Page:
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Guangxi Pollution Protesters Go on Trial

December 4, 2006

Human Rights in China (HRIC) has learned that five people accused of organizing a protest against the construction of a manganese electrolyte plant in Guangxi Province will go on trial on December 5.

Sources in China told HRIC that Huang Jin, the chairman of Daxin County’s Leishe District, was detained on June 27, 2006 along with four others after local villagers staged a sit-in to prevent construction of Daxin Manganese, a plant that was expected to cause serious pollution in the district.

The residents of Lei Township, Daxin County, once enjoyed a pristine environment and clear waters, and made their living from the local fields, orchards and commercial forests. But the area is also a rich source of manganese, an element used in the production of steel, and starting in the late 1960s, Daxin Manganese began developing the area for mining and processing. The mining company dumped waste directly into the Heishui River, the only water source for local residents. The industrial development also caused noise and air pollution, causing further deterioration of villagers’ health and living environment. Villagers say that Daxin Manganese also appropriated land without following the appropriate procedures, thereby depriving villagers of a livelihood without paying the compensation originally promised. Demands by local residents for Daxin Manganese to address pollution and land use issues were ignored.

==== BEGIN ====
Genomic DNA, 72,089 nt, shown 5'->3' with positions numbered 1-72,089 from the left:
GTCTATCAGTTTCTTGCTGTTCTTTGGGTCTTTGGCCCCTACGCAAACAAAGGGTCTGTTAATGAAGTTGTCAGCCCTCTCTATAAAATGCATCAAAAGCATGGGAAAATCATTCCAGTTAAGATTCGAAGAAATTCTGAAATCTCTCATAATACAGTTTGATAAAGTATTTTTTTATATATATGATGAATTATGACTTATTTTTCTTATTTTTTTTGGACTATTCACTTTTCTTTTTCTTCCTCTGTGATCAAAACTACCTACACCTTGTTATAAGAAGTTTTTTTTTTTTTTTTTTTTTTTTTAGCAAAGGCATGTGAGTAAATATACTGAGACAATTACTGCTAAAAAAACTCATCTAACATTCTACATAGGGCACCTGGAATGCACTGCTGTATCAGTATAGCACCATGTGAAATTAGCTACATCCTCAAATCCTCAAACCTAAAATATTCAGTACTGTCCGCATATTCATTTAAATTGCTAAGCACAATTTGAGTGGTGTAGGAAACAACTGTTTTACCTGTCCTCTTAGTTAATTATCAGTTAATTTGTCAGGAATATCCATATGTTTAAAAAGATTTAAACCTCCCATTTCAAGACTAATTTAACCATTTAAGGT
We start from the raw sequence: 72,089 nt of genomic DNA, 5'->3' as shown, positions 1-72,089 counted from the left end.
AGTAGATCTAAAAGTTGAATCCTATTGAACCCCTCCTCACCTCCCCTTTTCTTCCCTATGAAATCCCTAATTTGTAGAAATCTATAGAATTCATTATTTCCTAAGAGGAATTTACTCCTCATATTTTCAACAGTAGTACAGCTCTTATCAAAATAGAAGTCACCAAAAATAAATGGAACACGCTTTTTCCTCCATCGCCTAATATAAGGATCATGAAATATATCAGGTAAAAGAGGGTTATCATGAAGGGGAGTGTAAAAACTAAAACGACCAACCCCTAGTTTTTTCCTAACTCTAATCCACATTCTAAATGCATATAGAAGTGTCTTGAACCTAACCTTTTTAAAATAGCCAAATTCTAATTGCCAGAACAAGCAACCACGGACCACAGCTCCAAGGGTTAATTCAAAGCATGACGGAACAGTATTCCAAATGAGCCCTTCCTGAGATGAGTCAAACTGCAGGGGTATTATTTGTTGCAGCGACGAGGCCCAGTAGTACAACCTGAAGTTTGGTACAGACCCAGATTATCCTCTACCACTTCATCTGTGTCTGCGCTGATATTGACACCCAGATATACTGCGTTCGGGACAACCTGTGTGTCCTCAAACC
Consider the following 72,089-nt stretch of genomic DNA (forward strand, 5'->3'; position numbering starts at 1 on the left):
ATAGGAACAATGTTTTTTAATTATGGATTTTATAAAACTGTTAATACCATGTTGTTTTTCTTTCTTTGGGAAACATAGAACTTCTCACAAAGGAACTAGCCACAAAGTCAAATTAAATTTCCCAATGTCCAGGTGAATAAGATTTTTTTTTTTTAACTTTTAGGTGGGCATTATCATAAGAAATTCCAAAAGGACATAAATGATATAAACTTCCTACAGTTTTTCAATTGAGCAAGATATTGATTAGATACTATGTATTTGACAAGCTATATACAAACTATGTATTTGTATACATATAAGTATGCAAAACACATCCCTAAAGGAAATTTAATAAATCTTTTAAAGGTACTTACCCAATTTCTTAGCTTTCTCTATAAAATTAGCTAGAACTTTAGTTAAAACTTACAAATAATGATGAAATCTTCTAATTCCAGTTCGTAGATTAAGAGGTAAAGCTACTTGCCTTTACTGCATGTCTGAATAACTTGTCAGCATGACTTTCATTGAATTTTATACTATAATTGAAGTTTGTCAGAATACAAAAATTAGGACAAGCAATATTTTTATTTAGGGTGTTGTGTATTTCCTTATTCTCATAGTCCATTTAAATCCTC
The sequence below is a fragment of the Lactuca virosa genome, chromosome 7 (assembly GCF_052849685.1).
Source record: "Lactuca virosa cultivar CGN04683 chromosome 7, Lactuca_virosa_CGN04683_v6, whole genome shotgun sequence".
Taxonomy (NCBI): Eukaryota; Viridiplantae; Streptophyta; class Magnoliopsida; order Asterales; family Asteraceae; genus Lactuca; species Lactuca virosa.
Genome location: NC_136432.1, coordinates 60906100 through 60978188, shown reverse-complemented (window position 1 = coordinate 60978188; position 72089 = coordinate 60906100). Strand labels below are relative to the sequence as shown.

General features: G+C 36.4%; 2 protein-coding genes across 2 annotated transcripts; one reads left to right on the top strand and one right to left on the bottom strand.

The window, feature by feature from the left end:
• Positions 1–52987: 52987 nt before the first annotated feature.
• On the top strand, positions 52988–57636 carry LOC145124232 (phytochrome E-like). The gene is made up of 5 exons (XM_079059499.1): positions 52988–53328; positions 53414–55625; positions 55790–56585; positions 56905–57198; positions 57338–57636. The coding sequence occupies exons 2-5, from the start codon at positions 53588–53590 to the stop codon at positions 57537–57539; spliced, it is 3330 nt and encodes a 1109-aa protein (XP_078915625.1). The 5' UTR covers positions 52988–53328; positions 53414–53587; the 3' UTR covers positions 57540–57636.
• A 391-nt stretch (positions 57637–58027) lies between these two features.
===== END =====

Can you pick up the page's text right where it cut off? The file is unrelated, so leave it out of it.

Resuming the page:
In August 2005, Daxin Manganese, which had by then become part of Guangxi Dameng Manganese Industrial Co. Ltd., was merged into the partially state-owned CITIC conglomerate, changing its name to CITIC Dameng Mining Industries Ltd. and becoming one of the world’s largest manganese conglomerates. Ignoring the protests of local residents, CITIC Dameng began constructing a manganese electrolyte plant less than 100 meters from village residences. On June 27, some 1,000 villagers staged a sit-in protest on the site of the plant, preventing construction and at the same time reporting pollution and land compensation irregularities to the local authorities. The authorities responded by deploying hundreds of police officers to arrest more than a dozen suspected protest organizers. Some were released later, but Huang Jin, Mo Zhensheng, Mo Zhenning, Tan Heshan and Xu Yugao were eventually charged on July 27 with “gathering a crowd to attack a state organ.”

The detention of Huang Jin and his colleagues violates their right to peaceful expression and to criticize the government that is protected in both international and domestic law. “These charges have a chilling effect on groups attempting to raise serious issues such as environmental pollution,” HRIC Executive Director Sharon Hom said. “The politicized use of criminal charges to target grassroots voices also undercuts the ability of the government to effectively address the critical challenges facing China.”